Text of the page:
A post from Shady Characters

Back in business

$100 HKD - is that an emoticon?
A Bank of China note for one hundred Hong Kong dollars. Is that some sort of double-decker emoticon at bottom right?

Thank you for bearing with me for the past few weeks! My wife and I got back from our honeymoon last weekend, and normal service can resume now that the jet lag has more or less dissipated.

The picture above, in case you’re wondering, was taken in a Hong Kong restaurant when I realised that a HK$100 note with which we were about to pay bore what looked almost like a double-decker emoticon at the bottom left. I snapped a photograph with my phone, we paid for our meal, and I thought no more about it until now. A quick check of Wikipedia this afternoon took me to this site, which shows both the front and back of this series of note, and the mystery was solved. What looks like :·)·) — a sort of bearded smiley — is, in fact, the number “100”, with half of each digit displayed on the front of the note and the other half on the back. Holding it up to the light would have cleared things up right away.

Thanks again for your patience, and stay tuned for Miscellany № 32 later today!

2 comments on “Back in business

  1. Comment posted by Jerry Zar on

    The lower right corner of the Hong Kong 100-dollar note is indeed interesting. So is the lower left corner. At the lower left are seven dots below what appears to be a serial number: AU802411. Those seven dots are the Braille signs for 100. (They are actually the letters a, j, j, which a Braille reader would readily understand to be 1, 0, 0 because a is the 1st letter of the alphabet and j is the 10th and is used to represent zero.)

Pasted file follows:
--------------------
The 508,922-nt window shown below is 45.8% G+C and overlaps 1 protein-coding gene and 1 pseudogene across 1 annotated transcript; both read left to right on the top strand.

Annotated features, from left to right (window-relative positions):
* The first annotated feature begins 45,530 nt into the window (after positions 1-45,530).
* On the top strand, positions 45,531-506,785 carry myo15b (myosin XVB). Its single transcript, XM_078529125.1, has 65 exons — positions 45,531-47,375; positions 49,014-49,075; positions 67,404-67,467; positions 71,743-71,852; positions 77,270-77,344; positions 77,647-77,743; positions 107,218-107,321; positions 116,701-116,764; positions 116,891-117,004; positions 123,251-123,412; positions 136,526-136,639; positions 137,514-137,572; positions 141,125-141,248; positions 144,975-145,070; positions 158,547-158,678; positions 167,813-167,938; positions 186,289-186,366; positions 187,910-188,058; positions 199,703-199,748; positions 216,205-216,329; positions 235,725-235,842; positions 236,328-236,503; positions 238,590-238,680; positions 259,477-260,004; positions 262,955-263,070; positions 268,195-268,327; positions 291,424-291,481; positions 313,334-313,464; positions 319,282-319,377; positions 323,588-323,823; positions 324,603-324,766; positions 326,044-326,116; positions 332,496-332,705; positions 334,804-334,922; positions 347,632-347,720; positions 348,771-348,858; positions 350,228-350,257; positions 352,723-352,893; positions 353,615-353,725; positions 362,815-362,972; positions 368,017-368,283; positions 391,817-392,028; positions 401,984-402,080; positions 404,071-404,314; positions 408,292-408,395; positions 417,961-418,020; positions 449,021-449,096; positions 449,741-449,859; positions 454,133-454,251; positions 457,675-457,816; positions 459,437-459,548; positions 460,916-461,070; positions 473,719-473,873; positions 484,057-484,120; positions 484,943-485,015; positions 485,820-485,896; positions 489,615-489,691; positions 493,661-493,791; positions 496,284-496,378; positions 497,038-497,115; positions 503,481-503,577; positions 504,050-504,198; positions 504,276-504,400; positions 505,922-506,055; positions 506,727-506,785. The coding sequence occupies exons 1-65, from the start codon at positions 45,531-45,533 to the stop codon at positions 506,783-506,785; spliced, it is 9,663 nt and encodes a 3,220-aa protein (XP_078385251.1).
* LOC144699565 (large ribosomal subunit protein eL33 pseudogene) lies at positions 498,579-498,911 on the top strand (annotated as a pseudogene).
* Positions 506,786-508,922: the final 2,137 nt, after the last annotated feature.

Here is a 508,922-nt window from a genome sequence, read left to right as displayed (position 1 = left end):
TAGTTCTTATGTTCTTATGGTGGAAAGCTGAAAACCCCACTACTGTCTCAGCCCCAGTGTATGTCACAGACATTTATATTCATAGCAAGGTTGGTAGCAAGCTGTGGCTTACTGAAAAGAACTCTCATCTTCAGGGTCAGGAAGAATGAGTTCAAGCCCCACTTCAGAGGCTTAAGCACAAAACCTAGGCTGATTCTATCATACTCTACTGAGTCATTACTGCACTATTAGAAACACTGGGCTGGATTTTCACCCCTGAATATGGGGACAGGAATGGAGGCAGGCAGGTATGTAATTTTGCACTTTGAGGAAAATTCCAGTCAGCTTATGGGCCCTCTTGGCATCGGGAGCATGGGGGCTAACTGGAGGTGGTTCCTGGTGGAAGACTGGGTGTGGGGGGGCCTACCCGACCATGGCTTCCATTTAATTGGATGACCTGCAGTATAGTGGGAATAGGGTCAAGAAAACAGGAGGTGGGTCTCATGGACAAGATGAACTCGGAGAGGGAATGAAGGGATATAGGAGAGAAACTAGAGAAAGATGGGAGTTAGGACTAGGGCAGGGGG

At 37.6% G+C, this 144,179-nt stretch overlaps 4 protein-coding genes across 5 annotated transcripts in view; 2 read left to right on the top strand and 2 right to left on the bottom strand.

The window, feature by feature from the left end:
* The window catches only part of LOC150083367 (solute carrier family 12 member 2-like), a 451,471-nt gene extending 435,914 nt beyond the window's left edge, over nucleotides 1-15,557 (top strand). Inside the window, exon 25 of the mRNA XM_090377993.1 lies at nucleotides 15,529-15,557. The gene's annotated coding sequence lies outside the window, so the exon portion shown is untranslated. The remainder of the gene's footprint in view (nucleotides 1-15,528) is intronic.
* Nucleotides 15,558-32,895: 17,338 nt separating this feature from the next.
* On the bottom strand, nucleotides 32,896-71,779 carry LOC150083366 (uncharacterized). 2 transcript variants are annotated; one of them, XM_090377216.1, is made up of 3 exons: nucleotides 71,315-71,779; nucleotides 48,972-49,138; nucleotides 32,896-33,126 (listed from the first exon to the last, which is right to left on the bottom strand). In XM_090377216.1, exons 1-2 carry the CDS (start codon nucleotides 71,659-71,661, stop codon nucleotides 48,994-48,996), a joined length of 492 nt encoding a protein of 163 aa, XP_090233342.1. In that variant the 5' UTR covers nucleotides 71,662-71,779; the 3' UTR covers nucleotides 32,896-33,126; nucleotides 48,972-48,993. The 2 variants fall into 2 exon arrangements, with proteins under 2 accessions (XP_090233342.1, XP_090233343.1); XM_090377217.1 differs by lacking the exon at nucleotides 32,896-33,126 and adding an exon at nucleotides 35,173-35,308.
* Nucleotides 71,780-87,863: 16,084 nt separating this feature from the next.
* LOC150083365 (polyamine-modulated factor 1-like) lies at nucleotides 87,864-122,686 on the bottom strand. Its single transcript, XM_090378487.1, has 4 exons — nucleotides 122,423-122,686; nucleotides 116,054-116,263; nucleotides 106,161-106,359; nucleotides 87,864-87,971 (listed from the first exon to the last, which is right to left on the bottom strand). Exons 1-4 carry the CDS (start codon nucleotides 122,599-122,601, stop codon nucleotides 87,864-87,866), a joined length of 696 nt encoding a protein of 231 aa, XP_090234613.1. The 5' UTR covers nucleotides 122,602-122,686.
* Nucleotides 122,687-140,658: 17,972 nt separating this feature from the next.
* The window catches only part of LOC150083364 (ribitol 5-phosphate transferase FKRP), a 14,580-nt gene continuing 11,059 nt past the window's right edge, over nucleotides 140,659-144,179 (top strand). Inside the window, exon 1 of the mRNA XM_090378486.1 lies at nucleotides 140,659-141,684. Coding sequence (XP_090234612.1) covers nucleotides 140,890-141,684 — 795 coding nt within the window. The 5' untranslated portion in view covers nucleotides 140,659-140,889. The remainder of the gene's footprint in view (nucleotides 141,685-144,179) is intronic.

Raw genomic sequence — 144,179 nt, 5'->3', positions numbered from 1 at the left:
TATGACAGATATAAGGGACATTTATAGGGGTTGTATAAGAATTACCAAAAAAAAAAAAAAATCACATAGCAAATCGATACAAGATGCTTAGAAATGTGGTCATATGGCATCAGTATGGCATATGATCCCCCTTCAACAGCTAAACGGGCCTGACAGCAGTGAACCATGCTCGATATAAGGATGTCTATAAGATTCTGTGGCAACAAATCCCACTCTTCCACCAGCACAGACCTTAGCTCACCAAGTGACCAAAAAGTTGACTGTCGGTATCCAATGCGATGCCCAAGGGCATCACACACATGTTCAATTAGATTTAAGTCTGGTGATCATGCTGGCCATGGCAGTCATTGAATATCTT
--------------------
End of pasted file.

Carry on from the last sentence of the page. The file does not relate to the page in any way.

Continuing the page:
Of course, in order for a blind person to read these symbols, they would have to be raised dots on the paper. I wonder how many other countries’ currencies have information on them in Braille.

    1. Comment posted by Keith Houston on

      Hi Jerry — how odd! Thank you for pointing that out.

      Wikipedia claims that Canadian banknotes carry embossed Braille signs for their denominations, and this China Briefing article suggest that Hong Kong banknotes do the same, although I don’t recall whether the banknotes we handled were embossed or not. It looks like Hong Kong notes of different denominations are also differentiated by their size, as is done here in the UK.

      Thanks for the comment!

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